Industrial output growth slowed to 4.2% in July from an upwardly revised 4.4% in the previous month but still beat analysts’ expectations, buoyed by a decent expansion in manufacturing, showed the official data released on Friday.
What gave some credence to policymakers’ assertion about a turnaround of the economy was the fact that both capital goods and consumer durables rose in double digits — 10.6% and 11.4%, respectively in July — albeit aided by favourable bases (both the segments had contracted a year earlier). The 4.7% growth in manufacturing, although lower than the 5.4% in the previous month, does corroborate the Centre’s robust mop-up of indirect taxes so far this fiscal. Excise collections grew 70% in the first five months of the year and by 9% even after the stripping of additional levies imposed since the last Budget. However, while the good growth in consumer durables production in July, after rising by 17.4% in the previous month, seemed to have been aided by an uptick in urban consumption, the contraction in consumer non-durables output (-4.6% in July) for the second time in the last three months points at the negative impact of last year’s weak farm harvests on rural India.
Rural demand anyway is dampened by damages to the 2014-15 rabi crop from unseasonal rains, a plunge in commodity prices for more than a year and low wage growth. That’s why analysts, unlike the government, chose to wait for some more time to gauge any sustained recovery in consumer demand. The production of consumer durables had witnessed growth in April after 10 straight months of contractions and the segment also recorded a slump once (in May) so far this fiscal.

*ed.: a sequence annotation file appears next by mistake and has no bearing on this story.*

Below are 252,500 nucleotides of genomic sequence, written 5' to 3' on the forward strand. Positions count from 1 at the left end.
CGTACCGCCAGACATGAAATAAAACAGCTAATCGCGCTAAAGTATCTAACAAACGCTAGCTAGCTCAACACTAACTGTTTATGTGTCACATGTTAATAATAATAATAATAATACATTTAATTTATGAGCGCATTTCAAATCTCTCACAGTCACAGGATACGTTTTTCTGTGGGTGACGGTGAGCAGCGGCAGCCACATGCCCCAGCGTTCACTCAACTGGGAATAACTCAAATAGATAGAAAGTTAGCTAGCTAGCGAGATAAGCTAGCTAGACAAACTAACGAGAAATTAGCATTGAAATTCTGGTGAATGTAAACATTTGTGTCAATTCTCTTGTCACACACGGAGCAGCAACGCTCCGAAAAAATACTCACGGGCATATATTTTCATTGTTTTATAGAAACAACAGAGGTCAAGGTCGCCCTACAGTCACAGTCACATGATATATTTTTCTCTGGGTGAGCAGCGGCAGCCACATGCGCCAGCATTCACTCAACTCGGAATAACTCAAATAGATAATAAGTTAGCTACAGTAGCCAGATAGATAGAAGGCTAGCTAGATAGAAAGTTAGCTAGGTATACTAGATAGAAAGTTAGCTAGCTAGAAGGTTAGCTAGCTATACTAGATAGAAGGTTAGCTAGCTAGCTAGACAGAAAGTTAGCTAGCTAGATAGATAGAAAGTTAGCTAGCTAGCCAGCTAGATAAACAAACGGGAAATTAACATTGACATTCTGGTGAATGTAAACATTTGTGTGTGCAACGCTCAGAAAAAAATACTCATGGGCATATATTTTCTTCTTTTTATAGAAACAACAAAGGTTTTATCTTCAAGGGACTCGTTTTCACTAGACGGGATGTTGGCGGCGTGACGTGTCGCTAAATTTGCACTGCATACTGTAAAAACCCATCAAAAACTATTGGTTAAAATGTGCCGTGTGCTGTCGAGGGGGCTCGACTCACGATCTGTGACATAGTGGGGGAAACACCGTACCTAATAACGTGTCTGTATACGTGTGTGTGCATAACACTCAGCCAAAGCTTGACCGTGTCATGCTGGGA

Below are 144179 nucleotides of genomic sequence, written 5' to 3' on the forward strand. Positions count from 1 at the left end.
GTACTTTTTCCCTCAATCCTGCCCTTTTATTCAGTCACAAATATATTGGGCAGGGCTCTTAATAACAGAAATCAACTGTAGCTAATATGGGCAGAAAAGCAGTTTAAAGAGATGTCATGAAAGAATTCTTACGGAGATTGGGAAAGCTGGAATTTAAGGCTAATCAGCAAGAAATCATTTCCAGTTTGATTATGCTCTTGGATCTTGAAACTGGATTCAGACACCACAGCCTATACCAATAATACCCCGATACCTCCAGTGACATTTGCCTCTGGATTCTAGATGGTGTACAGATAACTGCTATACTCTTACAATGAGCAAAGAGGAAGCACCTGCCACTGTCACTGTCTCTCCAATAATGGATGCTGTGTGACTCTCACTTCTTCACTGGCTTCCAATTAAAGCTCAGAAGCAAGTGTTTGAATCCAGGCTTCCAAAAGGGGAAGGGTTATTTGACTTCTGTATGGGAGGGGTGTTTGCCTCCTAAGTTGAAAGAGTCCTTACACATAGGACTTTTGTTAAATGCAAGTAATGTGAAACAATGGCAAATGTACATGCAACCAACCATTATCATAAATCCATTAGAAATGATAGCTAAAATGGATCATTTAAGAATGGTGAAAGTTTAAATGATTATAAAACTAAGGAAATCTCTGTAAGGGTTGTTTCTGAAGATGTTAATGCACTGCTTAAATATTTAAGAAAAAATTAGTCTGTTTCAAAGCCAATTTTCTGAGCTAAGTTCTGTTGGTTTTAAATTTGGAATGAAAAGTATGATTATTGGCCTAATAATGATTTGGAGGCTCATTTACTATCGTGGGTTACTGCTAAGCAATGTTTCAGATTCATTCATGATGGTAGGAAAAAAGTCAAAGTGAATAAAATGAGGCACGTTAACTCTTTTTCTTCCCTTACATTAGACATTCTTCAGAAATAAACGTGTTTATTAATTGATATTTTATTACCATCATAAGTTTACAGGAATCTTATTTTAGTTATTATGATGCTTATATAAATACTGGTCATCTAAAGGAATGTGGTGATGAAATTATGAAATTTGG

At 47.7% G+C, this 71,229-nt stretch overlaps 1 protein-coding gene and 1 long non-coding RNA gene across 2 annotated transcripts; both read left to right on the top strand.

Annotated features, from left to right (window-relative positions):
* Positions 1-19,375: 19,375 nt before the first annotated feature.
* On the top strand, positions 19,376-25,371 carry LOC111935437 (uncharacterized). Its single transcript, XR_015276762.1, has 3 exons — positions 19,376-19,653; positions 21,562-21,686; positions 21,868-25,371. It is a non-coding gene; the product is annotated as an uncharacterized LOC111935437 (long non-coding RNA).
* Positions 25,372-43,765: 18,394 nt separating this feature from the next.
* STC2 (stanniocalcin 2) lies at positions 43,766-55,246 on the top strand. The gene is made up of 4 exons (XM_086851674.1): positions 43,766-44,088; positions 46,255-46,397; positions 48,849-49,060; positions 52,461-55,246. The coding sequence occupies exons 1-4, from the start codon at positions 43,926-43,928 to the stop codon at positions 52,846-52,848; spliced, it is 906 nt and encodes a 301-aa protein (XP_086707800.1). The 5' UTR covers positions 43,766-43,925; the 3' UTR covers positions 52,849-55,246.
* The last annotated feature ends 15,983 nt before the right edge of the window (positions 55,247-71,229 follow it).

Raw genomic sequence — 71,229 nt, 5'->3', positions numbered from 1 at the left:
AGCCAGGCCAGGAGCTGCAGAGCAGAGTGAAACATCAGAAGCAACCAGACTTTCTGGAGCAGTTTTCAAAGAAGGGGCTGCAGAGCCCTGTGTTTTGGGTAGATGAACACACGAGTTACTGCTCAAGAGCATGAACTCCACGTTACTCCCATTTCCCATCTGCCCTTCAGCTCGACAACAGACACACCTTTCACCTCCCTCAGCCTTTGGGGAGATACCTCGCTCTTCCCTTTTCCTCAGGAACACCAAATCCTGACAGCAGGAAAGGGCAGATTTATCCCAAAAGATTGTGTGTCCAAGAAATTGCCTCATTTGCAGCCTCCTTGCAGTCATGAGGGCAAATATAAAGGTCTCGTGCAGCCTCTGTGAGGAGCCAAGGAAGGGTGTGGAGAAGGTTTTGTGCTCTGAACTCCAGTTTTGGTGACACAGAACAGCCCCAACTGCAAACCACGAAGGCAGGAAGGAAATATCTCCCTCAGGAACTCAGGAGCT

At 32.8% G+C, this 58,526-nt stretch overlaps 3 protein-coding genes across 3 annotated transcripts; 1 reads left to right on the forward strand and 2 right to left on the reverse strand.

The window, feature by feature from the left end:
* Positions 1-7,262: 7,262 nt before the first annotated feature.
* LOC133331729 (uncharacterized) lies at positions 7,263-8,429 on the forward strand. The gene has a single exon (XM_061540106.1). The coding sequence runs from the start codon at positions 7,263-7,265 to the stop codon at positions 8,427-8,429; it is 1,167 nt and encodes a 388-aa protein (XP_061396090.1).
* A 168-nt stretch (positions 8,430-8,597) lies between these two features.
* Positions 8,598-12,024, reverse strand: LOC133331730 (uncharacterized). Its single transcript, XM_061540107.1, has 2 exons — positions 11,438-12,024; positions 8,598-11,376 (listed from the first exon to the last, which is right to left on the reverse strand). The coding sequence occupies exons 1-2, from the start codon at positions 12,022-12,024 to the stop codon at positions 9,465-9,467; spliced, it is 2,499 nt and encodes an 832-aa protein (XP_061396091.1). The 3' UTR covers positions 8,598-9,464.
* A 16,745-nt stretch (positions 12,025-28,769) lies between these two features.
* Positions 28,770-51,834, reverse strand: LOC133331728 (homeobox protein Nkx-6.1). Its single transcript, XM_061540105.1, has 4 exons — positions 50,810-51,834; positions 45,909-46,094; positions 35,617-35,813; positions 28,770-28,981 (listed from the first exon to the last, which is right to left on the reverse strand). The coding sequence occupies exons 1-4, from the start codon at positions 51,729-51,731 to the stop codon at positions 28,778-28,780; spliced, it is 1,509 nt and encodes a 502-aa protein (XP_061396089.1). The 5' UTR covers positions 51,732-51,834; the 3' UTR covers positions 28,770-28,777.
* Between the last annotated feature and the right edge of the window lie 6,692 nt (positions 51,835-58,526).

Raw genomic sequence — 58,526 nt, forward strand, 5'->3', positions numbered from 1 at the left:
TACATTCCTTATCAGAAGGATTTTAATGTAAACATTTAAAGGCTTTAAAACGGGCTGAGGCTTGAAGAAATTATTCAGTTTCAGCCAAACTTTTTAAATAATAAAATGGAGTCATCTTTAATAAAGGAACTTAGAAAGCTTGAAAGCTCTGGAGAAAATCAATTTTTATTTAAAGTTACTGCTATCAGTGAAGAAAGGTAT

Although notorious for short-term fluctuation, the fact that the output of capital goods — a proxy for fixed corporate investments — grew 4% in the April-July period on top of an 8.7% expansion a year earlier, and basic goods recorded 4.8% growth in the first four months of this fiscal, against a decent expansion of 8.3% in the same period of 2014-15, indicate enhanced activity in the infrastructure sector, probably aided by robust government spending, said analysts.
While the government revised the June growth figure to 4.4% from 3.8% announced earlier, it sharply trimmed the April growth rate to just 3% from as high as 4.1%.
However, with the festive season round the corner and the government expecting a better kharif harvest than the last year, when similar dry spells had shrunk production, due to higher areas under various summer-sown crops, the consumer sentiment is expected to improve in the coming months. This will likely help private demand and boost manufacturing, they added.
“The latest data is a good sign and does signal that IIP growth could be in the region of 4% for the entire year considering that there is expectation that both investment and consumption would pick up in second half,” said CARE Ratings chief economist Madan Sabnavis.
However, mining and electricity generation continue to see weak growth. Mining grew just 1.3% in July even on a favourable base of 0.1% a year earlier. Electricity, however, recorded just 3.5% growth, thanks to a high base of 11.7% a year before.